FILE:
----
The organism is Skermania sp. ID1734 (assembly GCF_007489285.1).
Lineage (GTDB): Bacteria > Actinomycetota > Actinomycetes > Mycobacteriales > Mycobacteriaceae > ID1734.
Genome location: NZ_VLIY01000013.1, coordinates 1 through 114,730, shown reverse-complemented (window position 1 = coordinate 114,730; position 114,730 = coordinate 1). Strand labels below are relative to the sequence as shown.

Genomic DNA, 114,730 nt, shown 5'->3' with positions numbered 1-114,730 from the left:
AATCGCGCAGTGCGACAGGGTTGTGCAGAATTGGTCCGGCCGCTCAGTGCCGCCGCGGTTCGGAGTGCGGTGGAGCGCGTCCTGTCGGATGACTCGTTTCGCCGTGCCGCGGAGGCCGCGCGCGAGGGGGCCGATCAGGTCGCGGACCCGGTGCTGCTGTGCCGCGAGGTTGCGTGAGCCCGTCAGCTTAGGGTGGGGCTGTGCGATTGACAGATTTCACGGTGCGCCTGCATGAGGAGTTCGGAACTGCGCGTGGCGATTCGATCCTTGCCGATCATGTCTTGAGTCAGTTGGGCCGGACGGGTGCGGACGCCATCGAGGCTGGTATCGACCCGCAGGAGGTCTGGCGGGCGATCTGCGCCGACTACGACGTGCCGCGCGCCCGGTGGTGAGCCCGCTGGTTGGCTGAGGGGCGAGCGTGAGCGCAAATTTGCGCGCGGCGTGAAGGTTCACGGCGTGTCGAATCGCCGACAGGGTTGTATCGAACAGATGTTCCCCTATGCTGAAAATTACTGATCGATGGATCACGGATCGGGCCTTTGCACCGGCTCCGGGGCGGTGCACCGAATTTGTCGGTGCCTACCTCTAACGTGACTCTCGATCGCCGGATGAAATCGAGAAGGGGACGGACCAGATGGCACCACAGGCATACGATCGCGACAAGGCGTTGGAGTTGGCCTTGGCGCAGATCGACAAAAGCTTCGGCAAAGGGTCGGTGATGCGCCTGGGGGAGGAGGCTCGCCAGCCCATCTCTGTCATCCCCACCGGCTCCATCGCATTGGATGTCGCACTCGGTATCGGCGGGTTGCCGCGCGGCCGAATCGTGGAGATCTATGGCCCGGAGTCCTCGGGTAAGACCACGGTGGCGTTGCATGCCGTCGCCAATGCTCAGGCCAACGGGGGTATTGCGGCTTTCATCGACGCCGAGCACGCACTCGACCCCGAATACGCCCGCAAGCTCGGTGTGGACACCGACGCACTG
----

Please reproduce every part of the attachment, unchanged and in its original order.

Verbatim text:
The organism is Skermania sp. ID1734 (assembly GCF_007489285.1).
Lineage (GTDB): Bacteria > Actinomycetota > Actinomycetes > Mycobacteriales > Mycobacteriaceae > ID1734.
Genome location: NZ_VLIY01000013.1, coordinates 1 through 114,730, shown reverse-complemented (window position 1 = coordinate 114,730; position 114,730 = coordinate 1). Strand labels below are relative to the sequence as shown.

Genomic DNA, 114,730 nt, shown 5'->3' with positions numbered 1-114,730 from the left:
AATCGCGCAGTGCGACAGGGTTGTGCAGAATTGGTCCGGCCGCTCAGTGCCGCCGCGGTTCGGAGTGCGGTGGAGCGCGTCCTGTCGGATGACTCGTTTCGCCGTGCCGCGGAGGCCGCGCGCGAGGGGGCCGATCAGGTCGCGGACCCGGTGCTGCTGTGCCGCGAGGTTGCGTGAGCCCGTCAGCTTAGGGTGGGGCTGTGCGATTGACAGATTTCACGGTGCGCCTGCATGAGGAGTTCGGAACTGCGCGTGGCGATTCGATCCTTGCCGATCATGTCTTGAGTCAGTTGGGCCGGACGGGTGCGGACGCCATCGAGGCTGGTATCGACCCGCAGGAGGTCTGGCGGGCGATCTGCGCCGACTACGACGTGCCGCGCGCCCGGTGGTGAGCCCGCTGGTTGGCTGAGGGGCGAGCGTGAGCGCAAATTTGCGCGCGGCGTGAAGGTTCACGGCGTGTCGAATCGCCGACAGGGTTGTATCGAACAGATGTTCCCCTATGCTGAAAATTACTGATCGATGGATCACGGATCGGGCCTTTGCACCGGCTCCGGGGCGGTGCACCGAATTTGTCGGTGCCTACCTCTAACGTGACTCTCGATCGCCGGATGAAATCGAGAAGGGGACGGACCAGATGGCACCACAGGCATACGATCGCGACAAGGCGTTGGAGTTGGCCTTGGCGCAGATCGACAAAAGCTTCGGCAAAGGGTCGGTGATGCGCCTGGGGGAGGAGGCTCGCCAGCCCATCTCTGTCATCCCCACCGGCTCCATCGCATTGGATGTCGCACTCGGTATCGGCGGGTTGCCGCGCGGCCGAATCGTGGAGATCTATGGCCCGGAGTCCTCGGGTAAGACCACGGTGGCGTTGCATGCCGTCGCCAATGCTCAGGCCAACGGGGGTATTGCGGCTTTCATCGACGCCGAGCACGCACTCGACCCCGAATACGCCCGCAAGCTCGGTGTGGACACCGACGCACTG